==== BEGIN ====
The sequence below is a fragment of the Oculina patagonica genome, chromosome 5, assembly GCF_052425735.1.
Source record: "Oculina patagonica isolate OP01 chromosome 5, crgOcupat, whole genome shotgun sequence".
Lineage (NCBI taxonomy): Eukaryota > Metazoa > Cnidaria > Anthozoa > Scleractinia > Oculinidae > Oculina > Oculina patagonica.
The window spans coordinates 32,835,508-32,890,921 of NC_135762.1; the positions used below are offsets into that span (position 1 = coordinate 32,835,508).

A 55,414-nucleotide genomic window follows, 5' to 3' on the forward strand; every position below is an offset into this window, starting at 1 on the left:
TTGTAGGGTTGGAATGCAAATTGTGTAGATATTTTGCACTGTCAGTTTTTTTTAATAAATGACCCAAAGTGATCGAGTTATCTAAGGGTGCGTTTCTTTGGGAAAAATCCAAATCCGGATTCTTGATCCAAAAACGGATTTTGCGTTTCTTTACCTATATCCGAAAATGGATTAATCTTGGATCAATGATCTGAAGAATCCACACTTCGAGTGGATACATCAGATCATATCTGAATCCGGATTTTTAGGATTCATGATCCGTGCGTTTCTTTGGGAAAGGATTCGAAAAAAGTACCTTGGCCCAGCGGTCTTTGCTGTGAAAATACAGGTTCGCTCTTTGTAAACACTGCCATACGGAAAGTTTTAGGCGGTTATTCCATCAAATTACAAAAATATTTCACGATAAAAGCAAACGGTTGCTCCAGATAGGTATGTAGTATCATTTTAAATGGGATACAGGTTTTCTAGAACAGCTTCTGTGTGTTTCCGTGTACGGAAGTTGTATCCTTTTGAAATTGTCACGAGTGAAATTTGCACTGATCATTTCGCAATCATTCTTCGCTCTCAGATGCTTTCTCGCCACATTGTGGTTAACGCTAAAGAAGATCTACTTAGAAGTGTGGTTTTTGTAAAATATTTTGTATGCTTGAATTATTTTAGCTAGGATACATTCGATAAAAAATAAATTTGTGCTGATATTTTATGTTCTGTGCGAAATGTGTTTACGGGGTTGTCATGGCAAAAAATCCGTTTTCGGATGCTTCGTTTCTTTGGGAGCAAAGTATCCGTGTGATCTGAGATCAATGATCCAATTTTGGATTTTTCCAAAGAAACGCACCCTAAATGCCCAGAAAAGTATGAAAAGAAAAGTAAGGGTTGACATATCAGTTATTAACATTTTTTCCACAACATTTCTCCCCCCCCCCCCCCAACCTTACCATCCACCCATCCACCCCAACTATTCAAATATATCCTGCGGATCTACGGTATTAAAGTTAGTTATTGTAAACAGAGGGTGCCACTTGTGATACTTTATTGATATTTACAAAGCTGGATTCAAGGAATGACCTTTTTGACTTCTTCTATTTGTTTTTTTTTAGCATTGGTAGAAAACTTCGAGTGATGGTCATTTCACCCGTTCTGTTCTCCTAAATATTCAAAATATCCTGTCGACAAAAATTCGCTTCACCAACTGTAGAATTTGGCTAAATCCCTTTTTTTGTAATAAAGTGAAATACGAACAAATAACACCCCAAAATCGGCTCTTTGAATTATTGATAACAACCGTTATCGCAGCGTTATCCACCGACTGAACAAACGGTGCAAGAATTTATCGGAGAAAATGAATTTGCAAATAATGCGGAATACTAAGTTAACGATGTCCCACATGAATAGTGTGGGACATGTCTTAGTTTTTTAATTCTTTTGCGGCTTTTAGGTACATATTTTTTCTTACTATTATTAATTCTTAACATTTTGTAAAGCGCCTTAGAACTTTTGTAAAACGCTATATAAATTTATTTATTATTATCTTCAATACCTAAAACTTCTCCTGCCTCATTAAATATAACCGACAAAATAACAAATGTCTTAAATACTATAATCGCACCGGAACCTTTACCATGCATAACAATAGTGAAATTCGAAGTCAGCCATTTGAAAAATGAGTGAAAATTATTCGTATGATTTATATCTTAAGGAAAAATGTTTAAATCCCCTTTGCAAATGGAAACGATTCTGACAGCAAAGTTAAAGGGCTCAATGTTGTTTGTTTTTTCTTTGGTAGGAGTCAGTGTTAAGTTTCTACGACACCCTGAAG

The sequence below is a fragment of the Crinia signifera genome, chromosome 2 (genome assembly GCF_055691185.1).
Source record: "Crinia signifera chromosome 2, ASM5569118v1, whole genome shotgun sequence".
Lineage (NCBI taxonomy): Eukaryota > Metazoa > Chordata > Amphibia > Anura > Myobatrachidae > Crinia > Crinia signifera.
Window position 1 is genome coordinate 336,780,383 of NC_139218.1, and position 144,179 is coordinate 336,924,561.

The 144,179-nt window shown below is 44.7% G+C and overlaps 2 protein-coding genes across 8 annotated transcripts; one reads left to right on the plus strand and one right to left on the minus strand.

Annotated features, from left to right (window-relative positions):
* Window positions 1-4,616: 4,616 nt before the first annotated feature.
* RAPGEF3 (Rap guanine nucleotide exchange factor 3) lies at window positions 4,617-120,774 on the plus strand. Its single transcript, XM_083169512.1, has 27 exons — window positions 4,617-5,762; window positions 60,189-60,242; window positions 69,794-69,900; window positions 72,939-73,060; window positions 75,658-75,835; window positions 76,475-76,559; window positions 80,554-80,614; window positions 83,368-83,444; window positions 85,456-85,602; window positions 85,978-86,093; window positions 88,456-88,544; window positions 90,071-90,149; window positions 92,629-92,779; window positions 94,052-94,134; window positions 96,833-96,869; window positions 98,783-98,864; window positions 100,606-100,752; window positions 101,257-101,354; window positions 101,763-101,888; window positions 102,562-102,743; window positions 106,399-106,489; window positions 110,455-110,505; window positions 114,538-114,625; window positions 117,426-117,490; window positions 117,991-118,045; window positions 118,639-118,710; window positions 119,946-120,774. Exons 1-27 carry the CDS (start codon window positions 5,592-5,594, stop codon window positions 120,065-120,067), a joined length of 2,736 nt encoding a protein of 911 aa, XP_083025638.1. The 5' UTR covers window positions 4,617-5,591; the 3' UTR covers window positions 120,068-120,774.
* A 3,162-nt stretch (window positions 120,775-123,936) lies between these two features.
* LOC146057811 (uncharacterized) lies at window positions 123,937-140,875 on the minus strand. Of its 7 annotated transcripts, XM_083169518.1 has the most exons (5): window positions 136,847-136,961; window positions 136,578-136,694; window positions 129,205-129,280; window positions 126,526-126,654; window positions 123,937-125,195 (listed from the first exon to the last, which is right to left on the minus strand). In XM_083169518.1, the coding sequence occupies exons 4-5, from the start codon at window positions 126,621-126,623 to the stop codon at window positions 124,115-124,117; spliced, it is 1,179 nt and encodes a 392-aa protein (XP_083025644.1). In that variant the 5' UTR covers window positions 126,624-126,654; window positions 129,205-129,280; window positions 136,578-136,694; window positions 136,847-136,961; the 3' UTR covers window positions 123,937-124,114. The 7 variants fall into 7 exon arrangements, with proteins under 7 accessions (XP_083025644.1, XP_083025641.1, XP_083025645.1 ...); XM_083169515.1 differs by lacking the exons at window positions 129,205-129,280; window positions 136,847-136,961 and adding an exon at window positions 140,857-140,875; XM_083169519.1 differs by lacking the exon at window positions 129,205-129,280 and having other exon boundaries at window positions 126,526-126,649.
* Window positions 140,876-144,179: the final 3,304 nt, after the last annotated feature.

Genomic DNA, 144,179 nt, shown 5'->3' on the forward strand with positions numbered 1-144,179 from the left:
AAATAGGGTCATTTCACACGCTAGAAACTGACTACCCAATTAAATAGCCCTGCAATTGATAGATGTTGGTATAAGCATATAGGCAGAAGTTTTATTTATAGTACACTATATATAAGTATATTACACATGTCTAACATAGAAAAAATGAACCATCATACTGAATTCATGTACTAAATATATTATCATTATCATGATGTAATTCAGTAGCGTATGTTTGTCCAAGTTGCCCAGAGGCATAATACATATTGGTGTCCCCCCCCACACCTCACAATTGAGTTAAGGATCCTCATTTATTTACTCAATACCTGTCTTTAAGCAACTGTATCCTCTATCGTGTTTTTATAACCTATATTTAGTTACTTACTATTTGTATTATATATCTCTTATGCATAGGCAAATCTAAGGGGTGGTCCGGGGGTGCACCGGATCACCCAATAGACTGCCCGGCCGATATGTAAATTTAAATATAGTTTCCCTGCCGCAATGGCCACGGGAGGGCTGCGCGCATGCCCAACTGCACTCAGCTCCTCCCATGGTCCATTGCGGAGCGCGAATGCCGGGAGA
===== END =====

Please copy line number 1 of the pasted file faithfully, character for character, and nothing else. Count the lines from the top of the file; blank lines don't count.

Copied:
The sequence below is a fragment of the Oculina patagonica genome, chromosome 5, assembly GCF_052425735.1.